Mary Shelley (1797 – 1851) lived what appears to been be a fairly horrific life. She easily stands as a sort of icon for the romantic, feminist, intellectual and bohemian lifestyle. Her mother, Mary Wollstonecraft, famed early feminist, died giving birth to her, her father, William Godwin, was a philosopher (enough said), her step-mother openly hated her, her step-sister was suicidal and eventually succeeded in the deed, and at the age of 19, Shelley tried to escape her familial hell by eloping with the soon-to-be literary genius of the English speaking world, (and already married) Percy Bysshe Shelly. The two of them and a sister left for the continent for a year of travels and returned with Mary pregnant with their first child that would die in infancy. Of their four children, only one survived, and Percy Shelley drowned only a few years later in a boating accident at the age of 30.
Speaking of her book Frankenstein, she writes in her Author’s Introduction: “And now, once again, I bid my hideous progeny go forth and prosper. I have an affection for it, for it was the offspring of happy days, when death and grief were but words which found no true echo in my heart. Its several pages speak of many a walk, many a drive, and many a a conversation, when I was not alone; and my companion was one who, in this world, I shall never see more. But this is for myself; my readers have nothing to do with these associations.” (Frankenstein, Puffin Classics, 7-8)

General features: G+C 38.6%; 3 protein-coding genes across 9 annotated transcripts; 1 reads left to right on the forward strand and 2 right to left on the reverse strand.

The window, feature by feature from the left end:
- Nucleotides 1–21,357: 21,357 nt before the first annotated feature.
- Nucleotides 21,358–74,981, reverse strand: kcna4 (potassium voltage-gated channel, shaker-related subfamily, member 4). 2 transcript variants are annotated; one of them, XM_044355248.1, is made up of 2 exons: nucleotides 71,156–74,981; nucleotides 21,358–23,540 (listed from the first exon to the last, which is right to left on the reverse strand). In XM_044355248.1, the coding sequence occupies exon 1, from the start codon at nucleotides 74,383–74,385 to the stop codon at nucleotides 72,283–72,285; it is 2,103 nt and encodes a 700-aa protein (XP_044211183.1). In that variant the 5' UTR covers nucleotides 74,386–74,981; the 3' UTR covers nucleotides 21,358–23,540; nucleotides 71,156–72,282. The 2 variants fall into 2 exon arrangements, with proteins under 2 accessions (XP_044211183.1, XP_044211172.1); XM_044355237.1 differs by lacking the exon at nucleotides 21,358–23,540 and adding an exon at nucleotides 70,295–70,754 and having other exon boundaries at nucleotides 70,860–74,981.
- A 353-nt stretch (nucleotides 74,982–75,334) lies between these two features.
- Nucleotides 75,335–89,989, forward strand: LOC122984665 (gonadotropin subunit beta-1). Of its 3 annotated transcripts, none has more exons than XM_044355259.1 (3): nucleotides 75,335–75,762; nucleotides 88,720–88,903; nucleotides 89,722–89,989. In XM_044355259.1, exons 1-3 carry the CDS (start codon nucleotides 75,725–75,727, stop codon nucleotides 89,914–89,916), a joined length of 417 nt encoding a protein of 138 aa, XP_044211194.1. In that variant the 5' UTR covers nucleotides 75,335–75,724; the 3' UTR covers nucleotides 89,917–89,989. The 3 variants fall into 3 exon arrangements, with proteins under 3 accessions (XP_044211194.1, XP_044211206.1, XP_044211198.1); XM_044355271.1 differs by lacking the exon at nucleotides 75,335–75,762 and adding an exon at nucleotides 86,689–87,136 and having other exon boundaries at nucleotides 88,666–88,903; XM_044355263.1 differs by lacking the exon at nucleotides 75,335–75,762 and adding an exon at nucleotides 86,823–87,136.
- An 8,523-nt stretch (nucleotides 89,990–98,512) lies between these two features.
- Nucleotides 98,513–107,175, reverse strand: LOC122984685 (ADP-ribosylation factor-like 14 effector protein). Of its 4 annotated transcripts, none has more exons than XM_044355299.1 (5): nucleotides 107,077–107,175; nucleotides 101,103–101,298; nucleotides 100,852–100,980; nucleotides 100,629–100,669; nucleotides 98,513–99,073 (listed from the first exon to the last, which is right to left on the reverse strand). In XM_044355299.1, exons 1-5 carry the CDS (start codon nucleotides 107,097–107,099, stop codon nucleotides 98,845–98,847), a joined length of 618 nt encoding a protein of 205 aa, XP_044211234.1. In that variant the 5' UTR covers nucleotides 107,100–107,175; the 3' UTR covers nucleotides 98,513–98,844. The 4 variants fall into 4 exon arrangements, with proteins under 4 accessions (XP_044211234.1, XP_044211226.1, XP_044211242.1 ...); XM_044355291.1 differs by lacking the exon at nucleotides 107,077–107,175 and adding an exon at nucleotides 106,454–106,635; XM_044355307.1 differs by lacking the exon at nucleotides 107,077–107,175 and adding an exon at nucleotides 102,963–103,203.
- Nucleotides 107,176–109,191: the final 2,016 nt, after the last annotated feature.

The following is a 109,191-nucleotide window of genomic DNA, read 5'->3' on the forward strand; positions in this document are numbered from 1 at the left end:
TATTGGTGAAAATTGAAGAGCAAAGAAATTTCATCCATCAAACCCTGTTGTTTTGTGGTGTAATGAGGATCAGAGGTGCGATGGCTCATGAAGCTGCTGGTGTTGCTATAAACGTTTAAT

“In present day usage the term commonly denotes unwritten doctrines handed down orally in the Church. It is therefore often contrasted with Scriptures. However, a remarkable scholarly consensus shows that in the early church, Scripture and Tradition were in no way exclusive concepts because they coincided with each other completely.
The concept of “tradition” when used by these [apostolic] fathers, is simply used to designate the body of doctrine which was committed to the Church by the Lord and His Apostles, whether through verbal or written communication. The body of doctrine, however, was essentially identical regardless of how it was communicated. No evidence suggests that the apostolic fathers believed they had recourse to any type of secret oral traditions. At this point in the Church’s history, Scripture and the Christian tradition were coinherent concepts…”
(The Shape of Sola Scriptura, by Mathison, 19, 21)
Gregory the Great (Pope?) writes: “Ego autem fidenter dico, quia quisquis se universalem Sacerdotem vocat, vel vocari desiderat, in elatione sue Antichristum praecurrit, quia superbiendo se caeteris praeponit. Nec dispari superbia ad errorem ducitur, quia sicut perversus ille Deus videri vult super omnes homines; ita quisquis iste est, qui solus Sacerdos appelari appetit, super reliquos Sacerdotes se extollit.”